Could Hunt become a Badger?

Already working out for members of the Wisconsin coaching staff, Charis Prep power forward Dario Hunt is a work in progress but could find himself holding a Wisconsin scholarship.

While many recruits have the natural five-star talent right from the start, some players don't achieve their potential until being incorporated into the system and having a few years of development under their belt.

Charis Prep power forward Dario Hunt fits into the latter of those two options.

Playing for three years at Pine Creek H.S. in Colorado Springs, Colorado, where, according to Hunt, basically just ‘ran up and down' the court, Hunt has refined his game under Charis Prep (NC) head coach Carlos Peralta when his family moved to Goldsboro (50 miles southeast of Raleigh).

The move for the 6-foot-7, 220-pound post-grad student paid off for Hunt, who averaged 15.4 points, 12.4 rebounds, and 4.1 blocks last season.

"Coach (Peralta) really taught me what to do on the court," Hunt told Badger Nation. "This was my first real year of coaching and I learned a lot of the stuff that has made me a better player. This year and what I did can definitely help me at the next level. I know I can play college basketball."

The Wisconsin coaches seem to think so, as personal from the Badger coaching staff paid a visit to Hunt at the end of February before the Wisconsin-Illinois game in Champaign.

"Coach Gard said that he liked my athleticism when he came and visited and told me to just keep improving," Hunt said. "I think my strength is working around the basket but I need to improve in everything. I've been working hard to get ready to play at the next level."

From a coaching standpoint, Hunt, for basically playing one year of organized basketball, possesses a lot of quality skills that would suit him well at the collegiate level.

"He has very, very good defensive instincts, rebounds well, very tough kid, finishes well and is long offensively," Peralta said. "His better days are ahead. His rawness is not because he can't play, it's because he hasn't been taught and can't do it all in one year."

In the recruiting process the rawness has apparently outweighed his potential, as his list of scholarship offers lacks major schools. As of right now, Hunt is considering offers from East Carolina, College of Charleston, Long Beach State and Nevada.

So where does Wisconsin fit in? The Badgers already have five commitments for the 2008 class (Jared Berggren, Ryan Evans, Ian Markolf, Jordan Taylor and Robert Wilson) and it would seem there's no room for another scholarship player. Not so according to Peralta, as the Badgers have looked at Hunt strictly as a scholarship player.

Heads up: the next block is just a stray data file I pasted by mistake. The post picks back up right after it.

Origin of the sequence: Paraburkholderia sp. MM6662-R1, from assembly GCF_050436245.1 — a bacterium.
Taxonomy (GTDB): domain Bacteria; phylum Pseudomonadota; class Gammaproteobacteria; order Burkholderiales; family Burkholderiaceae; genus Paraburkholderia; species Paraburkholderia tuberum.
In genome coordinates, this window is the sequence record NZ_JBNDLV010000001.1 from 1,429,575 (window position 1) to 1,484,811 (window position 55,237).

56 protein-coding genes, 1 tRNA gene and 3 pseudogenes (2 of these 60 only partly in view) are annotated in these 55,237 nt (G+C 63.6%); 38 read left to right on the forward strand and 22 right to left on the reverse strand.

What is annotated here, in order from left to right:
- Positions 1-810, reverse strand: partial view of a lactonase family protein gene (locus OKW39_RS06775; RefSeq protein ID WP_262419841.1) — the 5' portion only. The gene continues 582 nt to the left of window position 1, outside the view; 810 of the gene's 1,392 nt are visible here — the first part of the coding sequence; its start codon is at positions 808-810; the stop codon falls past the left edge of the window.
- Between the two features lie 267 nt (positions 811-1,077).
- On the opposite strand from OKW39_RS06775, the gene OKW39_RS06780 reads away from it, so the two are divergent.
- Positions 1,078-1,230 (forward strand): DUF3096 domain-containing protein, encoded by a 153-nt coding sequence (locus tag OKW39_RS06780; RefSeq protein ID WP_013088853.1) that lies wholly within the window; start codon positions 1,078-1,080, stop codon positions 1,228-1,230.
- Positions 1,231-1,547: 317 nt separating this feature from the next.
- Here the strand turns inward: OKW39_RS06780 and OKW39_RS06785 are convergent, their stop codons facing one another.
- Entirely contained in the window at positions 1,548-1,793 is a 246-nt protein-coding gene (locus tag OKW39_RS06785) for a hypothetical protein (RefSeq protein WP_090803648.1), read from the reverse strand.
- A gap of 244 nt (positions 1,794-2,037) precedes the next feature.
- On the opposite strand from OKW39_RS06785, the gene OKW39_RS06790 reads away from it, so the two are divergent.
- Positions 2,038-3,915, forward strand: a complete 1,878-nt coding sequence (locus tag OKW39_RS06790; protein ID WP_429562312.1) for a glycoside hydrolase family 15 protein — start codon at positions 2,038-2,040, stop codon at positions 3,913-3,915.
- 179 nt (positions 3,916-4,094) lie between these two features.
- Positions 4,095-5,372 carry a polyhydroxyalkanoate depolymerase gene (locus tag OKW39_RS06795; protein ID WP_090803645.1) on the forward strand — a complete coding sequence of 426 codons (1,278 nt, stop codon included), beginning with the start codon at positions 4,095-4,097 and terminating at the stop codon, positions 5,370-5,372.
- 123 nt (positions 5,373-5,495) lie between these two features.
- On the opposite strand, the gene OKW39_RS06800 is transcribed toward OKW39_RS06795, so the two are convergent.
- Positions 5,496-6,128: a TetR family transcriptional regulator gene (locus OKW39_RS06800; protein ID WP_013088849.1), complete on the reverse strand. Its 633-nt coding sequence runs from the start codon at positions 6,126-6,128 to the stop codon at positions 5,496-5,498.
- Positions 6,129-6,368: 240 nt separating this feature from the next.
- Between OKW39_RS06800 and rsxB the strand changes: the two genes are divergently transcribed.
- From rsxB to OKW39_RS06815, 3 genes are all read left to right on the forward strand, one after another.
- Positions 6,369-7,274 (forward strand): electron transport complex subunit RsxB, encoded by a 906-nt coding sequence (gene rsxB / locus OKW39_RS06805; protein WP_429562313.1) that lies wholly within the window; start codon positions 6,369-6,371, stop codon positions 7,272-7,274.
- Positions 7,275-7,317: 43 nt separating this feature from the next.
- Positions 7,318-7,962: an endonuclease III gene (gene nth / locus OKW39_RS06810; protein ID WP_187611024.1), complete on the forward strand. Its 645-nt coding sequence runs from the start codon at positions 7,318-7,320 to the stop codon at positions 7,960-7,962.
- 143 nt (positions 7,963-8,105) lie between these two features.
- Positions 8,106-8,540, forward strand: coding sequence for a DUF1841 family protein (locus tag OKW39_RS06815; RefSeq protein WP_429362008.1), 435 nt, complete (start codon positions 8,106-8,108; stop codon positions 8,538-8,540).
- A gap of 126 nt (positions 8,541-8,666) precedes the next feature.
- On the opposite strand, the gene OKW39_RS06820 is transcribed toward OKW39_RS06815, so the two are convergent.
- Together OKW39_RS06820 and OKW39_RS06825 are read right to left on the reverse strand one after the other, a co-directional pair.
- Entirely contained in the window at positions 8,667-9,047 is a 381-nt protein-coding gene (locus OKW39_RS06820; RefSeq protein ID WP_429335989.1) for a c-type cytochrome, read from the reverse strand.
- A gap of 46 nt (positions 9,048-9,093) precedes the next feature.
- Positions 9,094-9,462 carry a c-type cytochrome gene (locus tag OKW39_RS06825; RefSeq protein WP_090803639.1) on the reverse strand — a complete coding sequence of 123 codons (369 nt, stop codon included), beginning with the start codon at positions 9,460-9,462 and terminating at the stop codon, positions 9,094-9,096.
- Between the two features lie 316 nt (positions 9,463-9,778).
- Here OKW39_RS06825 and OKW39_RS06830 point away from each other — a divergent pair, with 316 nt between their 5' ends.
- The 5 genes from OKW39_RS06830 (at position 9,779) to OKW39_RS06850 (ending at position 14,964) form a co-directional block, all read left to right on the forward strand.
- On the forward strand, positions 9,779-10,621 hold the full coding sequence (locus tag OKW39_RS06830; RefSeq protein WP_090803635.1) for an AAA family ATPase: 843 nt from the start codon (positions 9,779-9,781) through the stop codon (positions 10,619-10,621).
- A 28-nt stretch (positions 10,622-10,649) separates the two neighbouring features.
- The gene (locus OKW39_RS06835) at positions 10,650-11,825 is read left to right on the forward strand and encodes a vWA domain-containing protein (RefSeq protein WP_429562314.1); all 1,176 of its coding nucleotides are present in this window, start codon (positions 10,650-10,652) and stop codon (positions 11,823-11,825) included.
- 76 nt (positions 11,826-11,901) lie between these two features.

"There's been no mention of a walk-on," Peralta said. "From their indication, they are looking at him as a scholarship player and I don't know internally of a scholarship opening up. Coach Gard came and would recommend that a scholarship be offered and would have us wait for the boss (Bo Ryan) to get here.

"Everything was hinging on how well they would do in the tournament," he added. "We'll know in the near future when or if they are going to follow up on that."

According to Hunt, East Carolina and Nevada are on the top of his list but that could change if Wisconsin offers a scholarship.

"It's the Big 10, one of the best," Hunt said. "They are in the tournament every year, have a good coaching staff and really develop their players, which would fit for me."

With visits to East Carolina and Nevada on the schedule in the coming weeks, Peralta said the school Hunt goes to will depend on how he wants to approach his collegiate career.

But wherever he goes, Hunt will no doubt blossom into a solid player.

"It's just a matter of what he's willing to do," Peralta said. "Does he go to a program that is more established or has the some depth in the post or is he willing to wait and learn or go somewhere where he can play immediately and learn on the job? He's still trying to understand the game. That's the thing about him. There's not a whole lot on the canvas but he has a chance to be painted in different ways depending on where he goes. He's definitely good enough to wear a jersey at a big time program."

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